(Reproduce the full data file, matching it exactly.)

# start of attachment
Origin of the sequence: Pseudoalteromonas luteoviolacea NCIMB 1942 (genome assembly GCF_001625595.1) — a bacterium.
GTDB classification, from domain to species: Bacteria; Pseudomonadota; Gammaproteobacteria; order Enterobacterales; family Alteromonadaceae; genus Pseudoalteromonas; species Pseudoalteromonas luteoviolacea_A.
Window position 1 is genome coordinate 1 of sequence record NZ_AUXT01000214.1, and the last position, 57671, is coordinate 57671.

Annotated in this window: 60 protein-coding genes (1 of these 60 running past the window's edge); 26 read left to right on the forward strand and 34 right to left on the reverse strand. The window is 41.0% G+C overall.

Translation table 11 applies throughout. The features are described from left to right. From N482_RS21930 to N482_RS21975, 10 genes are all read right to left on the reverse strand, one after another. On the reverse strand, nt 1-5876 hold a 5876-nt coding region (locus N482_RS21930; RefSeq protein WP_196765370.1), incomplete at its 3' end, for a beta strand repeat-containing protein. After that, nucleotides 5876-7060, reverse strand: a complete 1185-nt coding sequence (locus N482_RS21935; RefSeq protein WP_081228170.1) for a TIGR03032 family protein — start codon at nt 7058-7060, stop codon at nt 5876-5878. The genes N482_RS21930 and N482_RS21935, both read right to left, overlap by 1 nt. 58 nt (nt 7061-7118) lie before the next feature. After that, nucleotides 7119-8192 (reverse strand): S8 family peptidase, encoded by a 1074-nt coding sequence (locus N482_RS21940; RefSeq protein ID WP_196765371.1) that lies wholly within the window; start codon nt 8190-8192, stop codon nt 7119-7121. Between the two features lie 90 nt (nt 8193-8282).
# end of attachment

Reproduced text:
Origin of the sequence: Pseudoalteromonas luteoviolacea NCIMB 1942 (genome assembly GCF_001625595.1) — a bacterium.
GTDB classification, from domain to species: Bacteria; Pseudomonadota; Gammaproteobacteria; order Enterobacterales; family Alteromonadaceae; genus Pseudoalteromonas; species Pseudoalteromonas luteoviolacea_A.
Window position 1 is genome coordinate 1 of sequence record NZ_AUXT01000214.1, and the last position, 57671, is coordinate 57671.

Annotated in this window: 60 protein-coding genes (1 of these 60 running past the window's edge); 26 read left to right on the forward strand and 34 right to left on the reverse strand. The window is 41.0% G+C overall.

Translation table 11 applies throughout. The features are described from left to right. From N482_RS21930 to N482_RS21975, 10 genes are all read right to left on the reverse strand, one after another. On the reverse strand, nt 1-5876 hold a 5876-nt coding region (locus N482_RS21930; RefSeq protein WP_196765370.1), incomplete at its 3' end, for a beta strand repeat-containing protein. After that, nucleotides 5876-7060, reverse strand: a complete 1185-nt coding sequence (locus N482_RS21935; RefSeq protein WP_081228170.1) for a TIGR03032 family protein — start codon at nt 7058-7060, stop codon at nt 5876-5878. The genes N482_RS21930 and N482_RS21935, both read right to left, overlap by 1 nt. 58 nt (nt 7061-7118) lie before the next feature. After that, nucleotides 7119-8192 (reverse strand): S8 family peptidase, encoded by a 1074-nt coding sequence (locus N482_RS21940; RefSeq protein ID WP_196765371.1) that lies wholly within the window; start codon nt 8190-8192, stop codon nt 7119-7121. Between the two features lie 90 nt (nt 8193-8282).